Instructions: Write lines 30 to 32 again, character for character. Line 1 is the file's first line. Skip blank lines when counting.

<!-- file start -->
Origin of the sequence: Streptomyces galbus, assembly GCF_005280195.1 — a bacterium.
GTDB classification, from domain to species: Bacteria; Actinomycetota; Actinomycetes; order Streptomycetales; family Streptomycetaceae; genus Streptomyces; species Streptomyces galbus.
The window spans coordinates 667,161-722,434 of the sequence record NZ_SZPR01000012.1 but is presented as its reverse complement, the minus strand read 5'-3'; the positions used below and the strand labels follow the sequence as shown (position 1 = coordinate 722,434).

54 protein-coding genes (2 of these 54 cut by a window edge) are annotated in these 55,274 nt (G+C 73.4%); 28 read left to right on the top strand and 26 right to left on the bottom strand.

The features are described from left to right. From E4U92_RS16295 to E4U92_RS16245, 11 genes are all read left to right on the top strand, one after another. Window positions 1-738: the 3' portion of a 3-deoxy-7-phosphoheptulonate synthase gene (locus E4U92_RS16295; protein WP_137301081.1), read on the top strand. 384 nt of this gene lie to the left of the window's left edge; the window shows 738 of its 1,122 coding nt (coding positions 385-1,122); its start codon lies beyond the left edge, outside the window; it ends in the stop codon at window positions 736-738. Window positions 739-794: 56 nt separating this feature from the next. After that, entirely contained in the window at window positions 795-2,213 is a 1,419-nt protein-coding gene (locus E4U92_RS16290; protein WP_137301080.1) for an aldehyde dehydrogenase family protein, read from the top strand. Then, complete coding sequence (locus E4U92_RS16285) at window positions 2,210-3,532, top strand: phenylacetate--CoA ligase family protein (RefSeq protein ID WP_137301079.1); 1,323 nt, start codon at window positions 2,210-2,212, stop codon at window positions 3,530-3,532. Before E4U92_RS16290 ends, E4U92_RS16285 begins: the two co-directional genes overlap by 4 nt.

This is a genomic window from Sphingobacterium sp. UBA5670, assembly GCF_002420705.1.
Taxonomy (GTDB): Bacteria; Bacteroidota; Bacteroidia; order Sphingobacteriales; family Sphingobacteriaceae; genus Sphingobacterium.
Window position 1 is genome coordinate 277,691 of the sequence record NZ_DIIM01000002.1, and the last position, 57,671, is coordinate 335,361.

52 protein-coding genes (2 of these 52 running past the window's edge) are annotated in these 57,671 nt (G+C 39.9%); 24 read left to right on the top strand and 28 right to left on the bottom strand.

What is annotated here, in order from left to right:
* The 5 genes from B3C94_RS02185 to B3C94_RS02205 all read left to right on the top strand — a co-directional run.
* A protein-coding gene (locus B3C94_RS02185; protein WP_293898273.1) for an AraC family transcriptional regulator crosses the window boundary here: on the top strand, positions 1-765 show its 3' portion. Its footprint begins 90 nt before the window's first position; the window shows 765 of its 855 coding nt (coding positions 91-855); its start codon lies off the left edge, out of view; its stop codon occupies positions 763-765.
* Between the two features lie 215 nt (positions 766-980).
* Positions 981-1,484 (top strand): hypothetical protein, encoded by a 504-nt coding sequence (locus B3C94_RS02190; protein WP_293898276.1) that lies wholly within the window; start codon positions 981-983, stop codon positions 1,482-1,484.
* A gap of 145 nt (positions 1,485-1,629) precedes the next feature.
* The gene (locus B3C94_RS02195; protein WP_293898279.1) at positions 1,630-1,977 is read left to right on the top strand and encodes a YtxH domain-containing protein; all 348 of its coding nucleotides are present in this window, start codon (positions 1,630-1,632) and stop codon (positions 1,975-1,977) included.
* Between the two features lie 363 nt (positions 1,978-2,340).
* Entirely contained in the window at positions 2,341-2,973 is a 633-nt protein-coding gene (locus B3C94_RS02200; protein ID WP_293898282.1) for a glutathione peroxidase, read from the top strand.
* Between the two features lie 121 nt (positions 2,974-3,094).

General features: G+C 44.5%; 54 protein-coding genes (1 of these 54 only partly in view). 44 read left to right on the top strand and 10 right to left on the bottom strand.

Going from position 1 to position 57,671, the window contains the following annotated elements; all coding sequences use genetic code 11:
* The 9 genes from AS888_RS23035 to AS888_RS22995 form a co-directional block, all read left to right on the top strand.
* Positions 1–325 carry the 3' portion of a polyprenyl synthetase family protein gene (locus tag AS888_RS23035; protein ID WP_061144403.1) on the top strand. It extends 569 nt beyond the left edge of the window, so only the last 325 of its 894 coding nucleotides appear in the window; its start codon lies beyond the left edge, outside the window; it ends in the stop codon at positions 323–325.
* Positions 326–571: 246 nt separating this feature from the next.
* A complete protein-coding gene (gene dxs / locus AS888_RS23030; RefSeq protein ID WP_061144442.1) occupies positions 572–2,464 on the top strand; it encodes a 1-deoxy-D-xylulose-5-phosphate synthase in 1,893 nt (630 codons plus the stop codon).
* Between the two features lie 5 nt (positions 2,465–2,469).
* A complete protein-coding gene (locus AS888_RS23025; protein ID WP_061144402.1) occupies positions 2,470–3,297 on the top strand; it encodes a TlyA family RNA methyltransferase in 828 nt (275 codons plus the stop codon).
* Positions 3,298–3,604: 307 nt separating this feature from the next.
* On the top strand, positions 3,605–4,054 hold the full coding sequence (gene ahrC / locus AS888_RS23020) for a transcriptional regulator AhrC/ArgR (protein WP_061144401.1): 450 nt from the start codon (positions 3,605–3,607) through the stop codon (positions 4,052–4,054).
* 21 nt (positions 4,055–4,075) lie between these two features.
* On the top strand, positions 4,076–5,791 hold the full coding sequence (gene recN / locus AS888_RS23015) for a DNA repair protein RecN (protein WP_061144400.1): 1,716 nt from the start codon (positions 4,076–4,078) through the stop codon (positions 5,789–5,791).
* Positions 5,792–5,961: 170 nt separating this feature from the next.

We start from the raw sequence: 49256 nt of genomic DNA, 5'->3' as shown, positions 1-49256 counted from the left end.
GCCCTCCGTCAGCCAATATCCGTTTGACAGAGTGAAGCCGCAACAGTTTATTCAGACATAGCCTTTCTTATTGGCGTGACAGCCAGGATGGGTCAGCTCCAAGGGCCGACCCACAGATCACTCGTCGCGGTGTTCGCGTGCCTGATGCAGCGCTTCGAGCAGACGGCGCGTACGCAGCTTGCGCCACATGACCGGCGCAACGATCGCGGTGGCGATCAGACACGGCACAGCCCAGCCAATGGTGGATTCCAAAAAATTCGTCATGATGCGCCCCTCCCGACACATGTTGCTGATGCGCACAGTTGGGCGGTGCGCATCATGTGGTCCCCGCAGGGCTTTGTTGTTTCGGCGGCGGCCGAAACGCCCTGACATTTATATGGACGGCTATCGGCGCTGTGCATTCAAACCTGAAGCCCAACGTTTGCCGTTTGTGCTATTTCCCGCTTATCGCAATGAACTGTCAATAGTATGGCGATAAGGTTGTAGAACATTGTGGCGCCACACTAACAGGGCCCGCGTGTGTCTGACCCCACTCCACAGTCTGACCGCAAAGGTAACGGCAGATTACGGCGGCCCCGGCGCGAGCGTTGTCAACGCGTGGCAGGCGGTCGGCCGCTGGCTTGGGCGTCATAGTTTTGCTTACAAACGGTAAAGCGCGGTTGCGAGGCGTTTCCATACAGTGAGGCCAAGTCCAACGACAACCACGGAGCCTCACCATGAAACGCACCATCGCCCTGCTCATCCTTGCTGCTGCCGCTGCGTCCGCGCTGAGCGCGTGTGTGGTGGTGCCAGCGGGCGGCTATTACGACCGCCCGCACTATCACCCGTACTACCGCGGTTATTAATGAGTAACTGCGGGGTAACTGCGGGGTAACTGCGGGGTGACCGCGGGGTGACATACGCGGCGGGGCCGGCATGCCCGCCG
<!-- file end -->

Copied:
* 21 nt (positions 4,055–4,075) lie between these two features.
* On the top strand, positions 4,076–5,791 hold the full coding sequence (gene recN / locus AS888_RS23015) for a DNA repair protein RecN (protein WP_061144400.1): 1,716 nt from the start codon (positions 4,076–4,078) through the stop codon (positions 5,789–5,791).
* Positions 5,792–5,961: 170 nt separating this feature from the next.